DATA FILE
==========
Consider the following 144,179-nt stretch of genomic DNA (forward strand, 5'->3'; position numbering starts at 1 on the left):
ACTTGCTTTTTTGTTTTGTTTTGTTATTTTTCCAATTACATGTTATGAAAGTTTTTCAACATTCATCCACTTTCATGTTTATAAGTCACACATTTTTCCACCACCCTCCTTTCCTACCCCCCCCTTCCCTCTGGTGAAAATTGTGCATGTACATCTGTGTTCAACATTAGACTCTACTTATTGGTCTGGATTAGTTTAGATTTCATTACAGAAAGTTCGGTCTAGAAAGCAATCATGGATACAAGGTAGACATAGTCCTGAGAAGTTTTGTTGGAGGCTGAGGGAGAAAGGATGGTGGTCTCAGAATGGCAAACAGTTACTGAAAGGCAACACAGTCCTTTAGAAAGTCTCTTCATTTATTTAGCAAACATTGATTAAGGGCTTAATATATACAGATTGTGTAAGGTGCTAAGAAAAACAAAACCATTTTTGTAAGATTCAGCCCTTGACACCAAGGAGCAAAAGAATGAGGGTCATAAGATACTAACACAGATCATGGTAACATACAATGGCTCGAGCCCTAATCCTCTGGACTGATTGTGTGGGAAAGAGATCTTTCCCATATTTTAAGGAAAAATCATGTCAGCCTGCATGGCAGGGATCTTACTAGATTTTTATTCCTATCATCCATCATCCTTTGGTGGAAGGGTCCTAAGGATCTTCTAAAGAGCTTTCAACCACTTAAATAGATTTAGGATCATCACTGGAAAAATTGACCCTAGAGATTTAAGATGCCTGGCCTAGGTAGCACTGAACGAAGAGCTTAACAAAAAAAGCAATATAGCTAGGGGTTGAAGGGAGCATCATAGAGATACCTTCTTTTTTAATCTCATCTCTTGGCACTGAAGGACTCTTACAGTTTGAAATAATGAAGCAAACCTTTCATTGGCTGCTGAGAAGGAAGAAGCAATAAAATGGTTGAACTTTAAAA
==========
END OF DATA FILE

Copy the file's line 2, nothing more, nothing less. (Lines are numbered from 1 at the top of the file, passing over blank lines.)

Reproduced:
ACTTGCTTTTTTGTTTTGTTTTGTTATTTTTCCAATTACATGTTATGAAAGTTTTTCAACATTCATCCACTTTCATGTTTATAAGTCACACATTTTTCCACCACCCTCCTTTCCTACCCCCCCCTTCCCTCTGGTGAAAATTGTGCATGTACATCTGTGTTCAACATTAGACTCTACTTATTGGTCTGGATTAGTTTAGATTTCATTACAGAAAGTTCGGTCTAGAAAGCAATCATGGATACAAGGTAGACATAGTCCTGAGAAGTTTTGTTGGAGGCTGAGGGAGAAAGGATGGTGGTCTCAGAATGGCAAACAGTTACTGAAAGGCAACACAGTCCTTTAGAAAGTCTCTTCATTTATTTAGCAAACATTGATTAAGGGCTTAATATATACAGATTGTGTAAGGTGCTAAGAAAAACAAAACCATTTTTGTAAGATTCAGCCCTTGACACCAAGGAGCAAAAGAATGAGGGTCATAAGATACTAACACAGATCATGGTAACATACAATGGCTCGAGCCCTAATCCTCTGGACTGATTGTGTGGGAAAGAGATCTTTCCCATATTTTAAGGAAAAATCATGTCAGCCTGCATGGCAGGGATCTTACTAGATTTTTATTCCTATCATCCATCATCCTTTGGTGGAAGGGTCCTAAGGATCTTCTAAAGAGCTTTCAACCACTTAAATAGATTTAGGATCATCACTGGAAAAATTGACCCTAGAGATTTAAGATGCCTGGCCTAGGTAGCACTGAACGAAGAGCTTAACAAAAAAAGCAATATAGCTAGGGGTTGAAGGGAGCATCATAGAGATACCTTCTTTTTTAATCTCATCTCTTGGCACTGAAGGACTCTTACAGTTTGAAATAATGAAGCAAACCTTTCATTGGCTGCTGAGAAGGAAGAAGCAATAAAATGGTTGAACTTTAAAA